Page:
WASHINGTON – President Donald Trump fired Attorney General Jeff Sessions on Wednesday after a yearlong public shaming campaign that raised questions about whether the president improperly interfered with the Justice Department’s inquiry into Russian meddling in the 2016 election.
Trump, who requested Sessions' resignation, named Matthew Whitaker to serve as interim attorney general. Whitaker was Sessions' chief of staff and had been considered for a variety of jobs in the Trump administration, including the No. 2 post at Justice or as White House counsel.
In his new role, Whitaker also will oversee special counsel Robert Mueller's Russia investigation, prompting fears among Democratic lawmakers that Trump was seeking to derail the inquiry as it nears an end.
"Since the day I was honored to be sworn in as attorney general of the United States, I came to work at the Department of Justice every day determined to do my duty and serve my country," Sessions said in a seven-paragraph letter. "I have done so to the best of my ability to support the fundamental legal processes that are the foundation of justice."
Deputy Attorney General Rod Rosenstein, who had been overseeing Mueller's investigation until Whitaker's appointment, was at the White House on Wednesday afternoon for a meeting, though he remained in his job. He was among those in an entourage of Justice leaders who accompanied Sessions as he exited the department for the last time Wednesday night.
An emotional Sessions clasped hands with Rosenstein and Whitaker, waved at a hastily gathered crowd in the department's courtyard, then climbed in the backseat of a black SUV with his security detail for the ride home.
In a statement later Wednesday, Whitaker called his appointment a "true honor."
"I am committed to leading a fair department with the highest ethical standards, that upholds the rule of law, and seeks justice for all Americans," Whitaker said.
He described Sessions as "a dedicated public servant."
"It has been a privilege to work under his leadership," Whitaker said. "He is a man of integrity who has served this nation well.”
The departure of Sessions, one of Trump’s most vocal and earliest supporters during the 2016 campaign, was expected for weeks.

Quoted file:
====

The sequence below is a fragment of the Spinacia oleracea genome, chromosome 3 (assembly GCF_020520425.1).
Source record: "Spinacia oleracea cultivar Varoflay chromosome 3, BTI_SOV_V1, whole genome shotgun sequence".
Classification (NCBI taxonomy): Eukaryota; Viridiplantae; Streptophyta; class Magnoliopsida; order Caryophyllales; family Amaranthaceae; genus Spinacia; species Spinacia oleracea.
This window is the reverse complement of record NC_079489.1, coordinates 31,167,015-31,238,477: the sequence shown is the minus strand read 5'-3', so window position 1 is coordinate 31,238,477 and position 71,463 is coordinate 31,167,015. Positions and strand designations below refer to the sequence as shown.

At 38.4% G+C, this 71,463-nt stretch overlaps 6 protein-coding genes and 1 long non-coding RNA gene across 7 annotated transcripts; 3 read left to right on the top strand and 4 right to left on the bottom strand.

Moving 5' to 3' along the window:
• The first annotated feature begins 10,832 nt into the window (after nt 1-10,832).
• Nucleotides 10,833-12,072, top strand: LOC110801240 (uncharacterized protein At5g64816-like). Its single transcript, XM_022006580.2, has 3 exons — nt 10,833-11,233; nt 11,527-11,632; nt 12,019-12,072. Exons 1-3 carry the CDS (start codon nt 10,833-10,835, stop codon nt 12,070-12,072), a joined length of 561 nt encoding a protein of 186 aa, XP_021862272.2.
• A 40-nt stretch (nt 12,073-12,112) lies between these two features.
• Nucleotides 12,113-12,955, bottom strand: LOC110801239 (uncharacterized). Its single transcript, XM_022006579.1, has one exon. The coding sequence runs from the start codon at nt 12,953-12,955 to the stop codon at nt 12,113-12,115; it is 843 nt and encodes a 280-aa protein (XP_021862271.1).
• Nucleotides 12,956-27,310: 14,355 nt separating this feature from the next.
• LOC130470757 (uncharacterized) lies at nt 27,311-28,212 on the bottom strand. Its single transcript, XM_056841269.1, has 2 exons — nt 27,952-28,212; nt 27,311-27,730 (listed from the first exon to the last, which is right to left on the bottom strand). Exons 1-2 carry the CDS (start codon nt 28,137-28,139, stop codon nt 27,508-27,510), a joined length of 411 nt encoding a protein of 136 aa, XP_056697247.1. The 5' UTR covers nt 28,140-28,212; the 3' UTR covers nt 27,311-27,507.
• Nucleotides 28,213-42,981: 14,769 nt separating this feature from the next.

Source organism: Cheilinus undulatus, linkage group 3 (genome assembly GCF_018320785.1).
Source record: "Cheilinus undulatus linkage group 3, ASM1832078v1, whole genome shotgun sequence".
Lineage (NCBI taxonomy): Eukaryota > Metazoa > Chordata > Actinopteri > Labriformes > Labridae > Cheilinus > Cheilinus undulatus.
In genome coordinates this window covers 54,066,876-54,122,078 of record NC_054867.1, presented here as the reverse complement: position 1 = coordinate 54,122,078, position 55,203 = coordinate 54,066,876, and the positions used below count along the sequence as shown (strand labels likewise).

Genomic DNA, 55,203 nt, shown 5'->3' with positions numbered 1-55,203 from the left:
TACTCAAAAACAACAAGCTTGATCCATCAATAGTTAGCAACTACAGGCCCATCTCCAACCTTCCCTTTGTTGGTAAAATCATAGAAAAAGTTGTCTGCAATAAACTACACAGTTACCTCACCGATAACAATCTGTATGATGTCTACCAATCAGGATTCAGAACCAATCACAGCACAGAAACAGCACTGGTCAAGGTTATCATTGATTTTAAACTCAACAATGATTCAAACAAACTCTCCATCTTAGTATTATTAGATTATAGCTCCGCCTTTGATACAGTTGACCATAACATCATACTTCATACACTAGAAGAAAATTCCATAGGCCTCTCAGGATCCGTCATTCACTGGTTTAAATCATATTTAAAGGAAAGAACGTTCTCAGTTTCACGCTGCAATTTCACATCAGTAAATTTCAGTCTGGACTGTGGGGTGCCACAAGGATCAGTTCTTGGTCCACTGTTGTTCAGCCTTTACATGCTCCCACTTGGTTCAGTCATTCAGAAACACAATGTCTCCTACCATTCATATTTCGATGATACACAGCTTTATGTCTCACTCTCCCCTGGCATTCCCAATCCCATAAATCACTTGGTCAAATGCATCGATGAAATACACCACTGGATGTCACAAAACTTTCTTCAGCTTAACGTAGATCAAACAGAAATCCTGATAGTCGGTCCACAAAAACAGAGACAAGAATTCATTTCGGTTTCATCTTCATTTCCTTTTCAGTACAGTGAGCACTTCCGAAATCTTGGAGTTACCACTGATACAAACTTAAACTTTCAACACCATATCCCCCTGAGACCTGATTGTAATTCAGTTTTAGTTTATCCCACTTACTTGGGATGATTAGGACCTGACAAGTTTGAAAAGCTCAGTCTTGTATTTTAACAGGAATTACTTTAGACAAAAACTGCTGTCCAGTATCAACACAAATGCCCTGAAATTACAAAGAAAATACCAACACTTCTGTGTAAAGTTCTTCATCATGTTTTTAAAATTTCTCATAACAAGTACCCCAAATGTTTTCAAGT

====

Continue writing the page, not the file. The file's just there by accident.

Laser-focused on Sessions' decision to recuse himself from the Russia investigation, Trump savaged him in interviews, tweets and news conferences as "beleaguered," often expressing "disappointment" in his attorney general.
In September, Trump took his criticism to a new level when he disassociated Sessions from the administration, including the attorney general's border enforcement efforts.
“I don’t have an attorney general. It’s very sad,” Trump said in an interview with Hill.TV. “I’m not happy at the border, I’m not happy with numerous things, not just this.”
The broadsides became even more pointed in recent weeks, when Trump described Sessions as "disgraceful" for asking the Justice Department's inspector general – not prosecutors – to review Republican allegations of surveillance abuses related to the monitoring of a former Trump campaign aide.
Sessions’ recusal in March 2017 for failing to disclose election-year meetings with Russian Ambassador Sergey Kislyak – and Trump's dismissal of FBI Director James Comey in May 2017 – prompted the appointment of Mueller, a former FBI director, as the Justice Department’s special counsel to direct the wide-ranging Russia inquiry.
Mueller’s appointment and the inquiry's expansion to include a deep examination of the Trump family’s finances and possible obstruction of justice stoked the president’s attacks on the attorney general.
"I think you have to ask the question of who benefits from Sessions’ removal," said Jimmy Gurule, who was an assistant attorney general under President George H.W. Bush. "And the answer is President Trump."
Former Attorney General Michael Mukasey, who served under President George W. Bush, credited Sessions with “maintaining unusual equanimity and dignity under fire” while dutifully carrying out Trump’s agenda on a range of issues, including immigration and violent crime enforcement.
"He’s done all this under enormous pressure, and we know what that is," Mukasey told USA TODAY, referring to unrelenting criticism from the president. "I can’t imagine how he’s been able to do this."
Mukasey, a Sessions confidant whose portrait hangs in the attorney general’s fifth-floor conference room, characterized the atmosphere created by Trump’s public attacks as akin to a “psychodrama.”